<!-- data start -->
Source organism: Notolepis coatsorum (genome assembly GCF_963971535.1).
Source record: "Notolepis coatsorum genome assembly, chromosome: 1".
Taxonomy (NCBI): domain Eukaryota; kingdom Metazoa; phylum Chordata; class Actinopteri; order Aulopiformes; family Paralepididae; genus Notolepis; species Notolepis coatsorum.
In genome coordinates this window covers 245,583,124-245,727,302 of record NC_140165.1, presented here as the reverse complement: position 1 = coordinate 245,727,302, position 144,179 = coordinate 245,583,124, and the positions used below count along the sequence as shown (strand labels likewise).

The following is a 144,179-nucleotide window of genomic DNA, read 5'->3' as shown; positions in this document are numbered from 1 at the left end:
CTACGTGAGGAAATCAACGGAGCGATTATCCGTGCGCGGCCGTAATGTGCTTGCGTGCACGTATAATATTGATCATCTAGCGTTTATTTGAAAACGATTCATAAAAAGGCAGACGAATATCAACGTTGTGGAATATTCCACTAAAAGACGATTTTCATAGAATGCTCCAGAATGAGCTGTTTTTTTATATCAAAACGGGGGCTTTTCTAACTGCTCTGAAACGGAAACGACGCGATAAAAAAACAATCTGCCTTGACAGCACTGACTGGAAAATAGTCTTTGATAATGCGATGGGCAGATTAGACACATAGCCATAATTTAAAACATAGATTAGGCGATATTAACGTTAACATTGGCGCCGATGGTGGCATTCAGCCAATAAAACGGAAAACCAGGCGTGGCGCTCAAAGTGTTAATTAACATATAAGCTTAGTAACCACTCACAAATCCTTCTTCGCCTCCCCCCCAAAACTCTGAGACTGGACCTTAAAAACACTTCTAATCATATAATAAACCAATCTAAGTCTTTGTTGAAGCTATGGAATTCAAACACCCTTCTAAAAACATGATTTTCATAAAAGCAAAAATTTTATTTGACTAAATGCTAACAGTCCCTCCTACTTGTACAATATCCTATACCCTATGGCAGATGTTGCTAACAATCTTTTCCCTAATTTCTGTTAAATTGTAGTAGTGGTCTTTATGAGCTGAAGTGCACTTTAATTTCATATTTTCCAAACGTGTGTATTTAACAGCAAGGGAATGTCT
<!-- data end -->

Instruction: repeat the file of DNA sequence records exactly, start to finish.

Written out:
Source organism: Notolepis coatsorum (genome assembly GCF_963971535.1).
Source record: "Notolepis coatsorum genome assembly, chromosome: 1".
Taxonomy (NCBI): domain Eukaryota; kingdom Metazoa; phylum Chordata; class Actinopteri; order Aulopiformes; family Paralepididae; genus Notolepis; species Notolepis coatsorum.
In genome coordinates this window covers 245,583,124-245,727,302 of record NC_140165.1, presented here as the reverse complement: position 1 = coordinate 245,727,302, position 144,179 = coordinate 245,583,124, and the positions used below count along the sequence as shown (strand labels likewise).

The following is a 144,179-nucleotide window of genomic DNA, read 5'->3' as shown; positions in this document are numbered from 1 at the left end:
CTACGTGAGGAAATCAACGGAGCGATTATCCGTGCGCGGCCGTAATGTGCTTGCGTGCACGTATAATATTGATCATCTAGCGTTTATTTGAAAACGATTCATAAAAAGGCAGACGAATATCAACGTTGTGGAATATTCCACTAAAAGACGATTTTCATAGAATGCTCCAGAATGAGCTGTTTTTTTATATCAAAACGGGGGCTTTTCTAACTGCTCTGAAACGGAAACGACGCGATAAAAAAACAATCTGCCTTGACAGCACTGACTGGAAAATAGTCTTTGATAATGCGATGGGCAGATTAGACACATAGCCATAATTTAAAACATAGATTAGGCGATATTAACGTTAACATTGGCGCCGATGGTGGCATTCAGCCAATAAAACGGAAAACCAGGCGTGGCGCTCAAAGTGTTAATTAACATATAAGCTTAGTAACCACTCACAAATCCTTCTTCGCCTCCCCCCCAAAACTCTGAGACTGGACCTTAAAAACACTTCTAATCATATAATAAACCAATCTAAGTCTTTGTTGAAGCTATGGAATTCAAACACCCTTCTAAAAACATGATTTTCATAAAAGCAAAAATTTTATTTGACTAAATGCTAACAGTCCCTCCTACTTGTACAATATCCTATACCCTATGGCAGATGTTGCTAACAATCTTTTCCCTAATTTCTGTTAAATTGTAGTAGTGGTCTTTATGAGCTGAAGTGCACTTTAATTTCATATTTTCCAAACGTGTGTATTTAACAGCAAGGGAATGTCT